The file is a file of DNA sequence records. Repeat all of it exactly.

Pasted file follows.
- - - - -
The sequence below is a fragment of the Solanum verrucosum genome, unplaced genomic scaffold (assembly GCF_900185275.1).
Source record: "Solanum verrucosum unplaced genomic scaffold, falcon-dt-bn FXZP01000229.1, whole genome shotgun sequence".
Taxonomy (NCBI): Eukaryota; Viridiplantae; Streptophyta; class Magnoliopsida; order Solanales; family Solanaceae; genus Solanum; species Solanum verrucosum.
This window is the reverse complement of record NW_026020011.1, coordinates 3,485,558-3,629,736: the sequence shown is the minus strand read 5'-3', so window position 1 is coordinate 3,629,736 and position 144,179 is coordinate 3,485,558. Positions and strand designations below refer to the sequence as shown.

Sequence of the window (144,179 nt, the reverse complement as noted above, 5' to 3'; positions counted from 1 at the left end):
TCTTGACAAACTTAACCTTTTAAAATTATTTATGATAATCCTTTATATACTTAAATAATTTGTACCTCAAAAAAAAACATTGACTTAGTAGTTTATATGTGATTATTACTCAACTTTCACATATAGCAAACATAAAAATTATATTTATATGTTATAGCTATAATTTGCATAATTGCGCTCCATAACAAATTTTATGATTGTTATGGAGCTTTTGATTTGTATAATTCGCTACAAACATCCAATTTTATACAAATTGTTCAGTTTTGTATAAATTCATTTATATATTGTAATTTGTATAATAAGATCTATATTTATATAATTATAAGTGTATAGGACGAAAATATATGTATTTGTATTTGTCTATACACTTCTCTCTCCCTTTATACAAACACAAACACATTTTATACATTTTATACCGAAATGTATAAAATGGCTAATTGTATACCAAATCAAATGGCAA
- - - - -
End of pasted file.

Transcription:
The sequence below is a fragment of the Solanum verrucosum genome, unplaced genomic scaffold (assembly GCF_900185275.1).
Source record: "Solanum verrucosum unplaced genomic scaffold, falcon-dt-bn FXZP01000229.1, whole genome shotgun sequence".
Taxonomy (NCBI): Eukaryota; Viridiplantae; Streptophyta; class Magnoliopsida; order Solanales; family Solanaceae; genus Solanum; species Solanum verrucosum.
This window is the reverse complement of record NW_026020011.1, coordinates 3,485,558-3,629,736: the sequence shown is the minus strand read 5'-3', so window position 1 is coordinate 3,629,736 and position 144,179 is coordinate 3,485,558. Positions and strand designations below refer to the sequence as shown.

Sequence of the window (144,179 nt, the reverse complement as noted above, 5' to 3'; positions counted from 1 at the left end):
TCTTGACAAACTTAACCTTTTAAAATTATTTATGATAATCCTTTATATACTTAAATAATTTGTACCTCAAAAAAAAACATTGACTTAGTAGTTTATATGTGATTATTACTCAACTTTCACATATAGCAAACATAAAAATTATATTTATATGTTATAGCTATAATTTGCATAATTGCGCTCCATAACAAATTTTATGATTGTTATGGAGCTTTTGATTTGTATAATTCGCTACAAACATCCAATTTTATACAAATTGTTCAGTTTTGTATAAATTCATTTATATATTGTAATTTGTATAATAAGATCTATATTTATATAATTATAAGTGTATAGGACGAAAATATATGTATTTGTATTTGTCTATACACTTCTCTCTCCCTTTATACAAACACAAACACATTTTATACATTTTATACCGAAATGTATAAAATGGCTAATTGTATACCAAATCAAATGGCAA